It can be difficult to prove fault in a motorcycle accident. Expert witnesses can testify about speed, road conditions, traffic, and other factors. Always be sure to follow all motorcycle and state helmet laws.
Do I Have to Wear a Helmet When I Ride?
Whether wearing a helmet is mandatory depends on state laws. Dozens of states have laws requiring all motorcyclists to wear motorcycle helmets when riding. Depending on the rider’s age, some states require only some motorcyclists to wear helmets. Helmets are required in some states for motorcycle drivers and their passengers.
A person should comply with the law, even for “weekend” or recreational rides, if their state requires it. If they do not follow state laws, it could drastically reduce their ability to recover damages in the event of a motorcycle accident. Even if a person’s state does not require helmets, it is a good idea to use one for safety.
How Do I Know If My Helmet Is Acceptable Under the Law of a Given State?
Motorcycle helmets should be labeled “DOT” when the United States Department of Transportation endorses them. Helmets that meet these standards are considered safe by the federal government.
Any state should accept a DOT-approved helmet. Motorcycle helmets, or street helmets, are also regulated by the Snell Memorial Foundation. M2015 is the Snell standard for
What if I’ve Been Involved in a Motorcycle Accident?
Suppose a person is involved in a motorcycle accident or crash. In that case, they should report the incident to the police, even if the accident happened due to their own trick riding or other negligent acts. The police would investigate the accident and then make a report. Under certain circumstances and with certain limitations, a police report can be used in court as evidence at trial if a civil lawsuit arises from the accident.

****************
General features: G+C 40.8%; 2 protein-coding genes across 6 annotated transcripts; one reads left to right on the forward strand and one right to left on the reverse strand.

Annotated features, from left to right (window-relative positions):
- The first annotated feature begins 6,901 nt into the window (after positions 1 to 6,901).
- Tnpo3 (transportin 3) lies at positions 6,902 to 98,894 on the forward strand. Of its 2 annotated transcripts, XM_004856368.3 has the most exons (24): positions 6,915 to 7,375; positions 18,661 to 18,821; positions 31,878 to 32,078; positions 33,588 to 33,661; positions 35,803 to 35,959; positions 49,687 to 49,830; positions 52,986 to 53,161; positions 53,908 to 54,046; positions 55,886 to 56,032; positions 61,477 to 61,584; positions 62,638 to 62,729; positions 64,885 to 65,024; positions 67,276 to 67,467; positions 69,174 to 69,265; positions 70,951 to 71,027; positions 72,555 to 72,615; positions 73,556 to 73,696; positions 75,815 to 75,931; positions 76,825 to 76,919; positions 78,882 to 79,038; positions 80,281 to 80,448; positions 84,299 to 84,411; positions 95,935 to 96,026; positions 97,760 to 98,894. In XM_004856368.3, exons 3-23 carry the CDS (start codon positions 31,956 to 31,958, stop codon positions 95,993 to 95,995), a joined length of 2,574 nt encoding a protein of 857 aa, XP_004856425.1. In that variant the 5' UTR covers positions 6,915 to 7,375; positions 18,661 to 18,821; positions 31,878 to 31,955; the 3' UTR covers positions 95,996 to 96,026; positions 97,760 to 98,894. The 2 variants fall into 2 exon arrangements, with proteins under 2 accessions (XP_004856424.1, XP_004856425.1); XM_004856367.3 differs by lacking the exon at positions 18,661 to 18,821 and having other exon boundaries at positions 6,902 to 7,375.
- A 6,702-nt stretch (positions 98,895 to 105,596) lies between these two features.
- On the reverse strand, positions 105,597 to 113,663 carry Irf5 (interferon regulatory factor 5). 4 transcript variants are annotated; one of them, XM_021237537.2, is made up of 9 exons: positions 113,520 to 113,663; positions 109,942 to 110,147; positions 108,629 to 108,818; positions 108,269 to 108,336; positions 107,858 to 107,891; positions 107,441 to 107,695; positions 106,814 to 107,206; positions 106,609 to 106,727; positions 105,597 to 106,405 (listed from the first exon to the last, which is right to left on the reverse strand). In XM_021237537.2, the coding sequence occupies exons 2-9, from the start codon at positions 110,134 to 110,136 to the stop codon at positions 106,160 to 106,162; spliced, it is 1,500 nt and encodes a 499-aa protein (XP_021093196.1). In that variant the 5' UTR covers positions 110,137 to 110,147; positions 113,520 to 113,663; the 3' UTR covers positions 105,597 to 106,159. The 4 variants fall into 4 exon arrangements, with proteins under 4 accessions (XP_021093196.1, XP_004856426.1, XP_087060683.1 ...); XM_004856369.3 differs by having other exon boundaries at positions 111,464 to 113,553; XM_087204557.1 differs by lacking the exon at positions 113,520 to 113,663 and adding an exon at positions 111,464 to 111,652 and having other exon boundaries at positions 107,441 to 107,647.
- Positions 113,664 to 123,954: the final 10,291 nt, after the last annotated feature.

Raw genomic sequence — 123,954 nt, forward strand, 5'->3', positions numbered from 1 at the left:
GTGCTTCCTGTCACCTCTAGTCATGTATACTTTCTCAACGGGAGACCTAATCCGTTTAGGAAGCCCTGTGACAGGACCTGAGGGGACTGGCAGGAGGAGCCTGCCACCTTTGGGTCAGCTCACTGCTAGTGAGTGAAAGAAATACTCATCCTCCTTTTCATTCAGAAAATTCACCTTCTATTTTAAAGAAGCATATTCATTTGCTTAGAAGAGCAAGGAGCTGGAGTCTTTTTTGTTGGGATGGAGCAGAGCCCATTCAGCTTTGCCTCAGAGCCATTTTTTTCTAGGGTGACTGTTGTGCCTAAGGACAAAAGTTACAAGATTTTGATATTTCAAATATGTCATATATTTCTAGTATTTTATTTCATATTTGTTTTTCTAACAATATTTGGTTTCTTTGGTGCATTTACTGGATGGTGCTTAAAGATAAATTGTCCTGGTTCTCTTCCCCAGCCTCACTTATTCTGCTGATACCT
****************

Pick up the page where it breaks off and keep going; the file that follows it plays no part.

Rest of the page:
In addition, injured individuals should seek medical attention immediately, as any delay could complicate their injuries and cause problems in any resulting lawsuit. If a person fails to seek treatment for injuries promptly, it can lead to claims that the person did not mitigate their damages.
If a motorcycle rider has been injured in an accident that was the fault of another driver and not their own, they may have to file a civil lawsuit for negligence. It would be necessary for the motorcyclist to prove that the other driver was negligent and that this negligence caused the accident and any injury or damage to the motorcyclist. A motorcyclist would also have to prove that they suffered economic losses.
Alternatively, suppose the motorcyclist’s negligence caused the accident. In that case, they can expect to be sued by the other driver, who will want to recover damages for their injuries and property damage, which would probably include damage to their motorcycle.
Damages in a negligence lawsuit should compensate the non-negligent party for the following:
- The costs of medical treatment for their injuries as follows;
- The cost of repairing or replacing their motor vehicle;
- Any wages or salary lost because of the accident.
If the non-negligent party’s injuries require continuing care after a trial, then the negligent party would have to compensate the non-negligent party for future care and future lost wages. The negligent party will have to compensate the non-negligent party if they suffer a permanent loss of earning capacity or a permanent disability.
If the negligent party causes the death of another driver or passenger, then their close relatives would file a wrongful death lawsuit seeking compensation for their losses.
Do I Need a Lawyer for Help With Lane Splitting Injury Laws?
The laws on lane splitting and other related practices can often be very strict. It’s in your best interests to contact an experienced car accident lawyer if you have any questions about lane splitting laws or if you’ve been involved in a lane splitting accident. If necessary, your lawyer can help represent you in court, advising you on the laws in your state.